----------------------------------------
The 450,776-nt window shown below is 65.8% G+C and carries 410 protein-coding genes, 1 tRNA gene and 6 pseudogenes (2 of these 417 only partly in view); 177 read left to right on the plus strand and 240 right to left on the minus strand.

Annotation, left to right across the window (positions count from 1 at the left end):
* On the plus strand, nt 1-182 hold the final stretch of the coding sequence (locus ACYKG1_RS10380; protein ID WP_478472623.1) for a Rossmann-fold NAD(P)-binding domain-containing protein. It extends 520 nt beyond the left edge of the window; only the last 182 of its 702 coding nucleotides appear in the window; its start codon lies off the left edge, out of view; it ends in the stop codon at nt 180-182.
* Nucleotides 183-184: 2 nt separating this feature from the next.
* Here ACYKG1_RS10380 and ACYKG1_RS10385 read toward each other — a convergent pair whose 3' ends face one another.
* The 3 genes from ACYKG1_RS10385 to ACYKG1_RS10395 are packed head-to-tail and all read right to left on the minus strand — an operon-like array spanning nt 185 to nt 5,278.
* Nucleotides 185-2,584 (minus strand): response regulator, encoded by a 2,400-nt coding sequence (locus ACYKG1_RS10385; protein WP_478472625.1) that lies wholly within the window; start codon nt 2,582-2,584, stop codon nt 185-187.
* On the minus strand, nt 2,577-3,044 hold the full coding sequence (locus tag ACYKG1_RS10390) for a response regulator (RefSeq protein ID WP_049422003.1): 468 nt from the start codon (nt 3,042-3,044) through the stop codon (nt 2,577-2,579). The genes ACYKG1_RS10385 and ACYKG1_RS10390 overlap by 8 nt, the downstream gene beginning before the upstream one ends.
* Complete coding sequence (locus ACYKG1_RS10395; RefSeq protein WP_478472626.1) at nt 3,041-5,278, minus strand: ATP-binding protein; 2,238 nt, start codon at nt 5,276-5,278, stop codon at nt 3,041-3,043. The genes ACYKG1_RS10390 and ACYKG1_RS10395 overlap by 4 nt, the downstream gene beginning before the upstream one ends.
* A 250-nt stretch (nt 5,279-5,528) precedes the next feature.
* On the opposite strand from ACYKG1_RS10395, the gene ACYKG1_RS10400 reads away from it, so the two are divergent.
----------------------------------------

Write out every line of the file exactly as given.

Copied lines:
The 450,776-nt window shown below is 65.8% G+C and carries 410 protein-coding genes, 1 tRNA gene and 6 pseudogenes (2 of these 417 only partly in view); 177 read left to right on the plus strand and 240 right to left on the minus strand.

Annotation, left to right across the window (positions count from 1 at the left end):
* On the plus strand, nt 1-182 hold the final stretch of the coding sequence (locus ACYKG1_RS10380; protein ID WP_478472623.1) for a Rossmann-fold NAD(P)-binding domain-containing protein. It extends 520 nt beyond the left edge of the window; only the last 182 of its 702 coding nucleotides appear in the window; its start codon lies off the left edge, out of view; it ends in the stop codon at nt 180-182.
* Nucleotides 183-184: 2 nt separating this feature from the next.
* Here ACYKG1_RS10380 and ACYKG1_RS10385 read toward each other — a convergent pair whose 3' ends face one another.
* The 3 genes from ACYKG1_RS10385 to ACYKG1_RS10395 are packed head-to-tail and all read right to left on the minus strand — an operon-like array spanning nt 185 to nt 5,278.
* Nucleotides 185-2,584 (minus strand): response regulator, encoded by a 2,400-nt coding sequence (locus ACYKG1_RS10385; protein WP_478472625.1) that lies wholly within the window; start codon nt 2,582-2,584, stop codon nt 185-187.
* On the minus strand, nt 2,577-3,044 hold the full coding sequence (locus tag ACYKG1_RS10390) for a response regulator (RefSeq protein ID WP_049422003.1): 468 nt from the start codon (nt 3,042-3,044) through the stop codon (nt 2,577-2,579). The genes ACYKG1_RS10385 and ACYKG1_RS10390 overlap by 8 nt, the downstream gene beginning before the upstream one ends.
* Complete coding sequence (locus ACYKG1_RS10395; RefSeq protein WP_478472626.1) at nt 3,041-5,278, minus strand: ATP-binding protein; 2,238 nt, start codon at nt 5,276-5,278, stop codon at nt 3,041-3,043. The genes ACYKG1_RS10390 and ACYKG1_RS10395 overlap by 4 nt, the downstream gene beginning before the upstream one ends.
* A 250-nt stretch (nt 5,279-5,528) precedes the next feature.
* On the opposite strand from ACYKG1_RS10395, the gene ACYKG1_RS10400 reads away from it, so the two are divergent.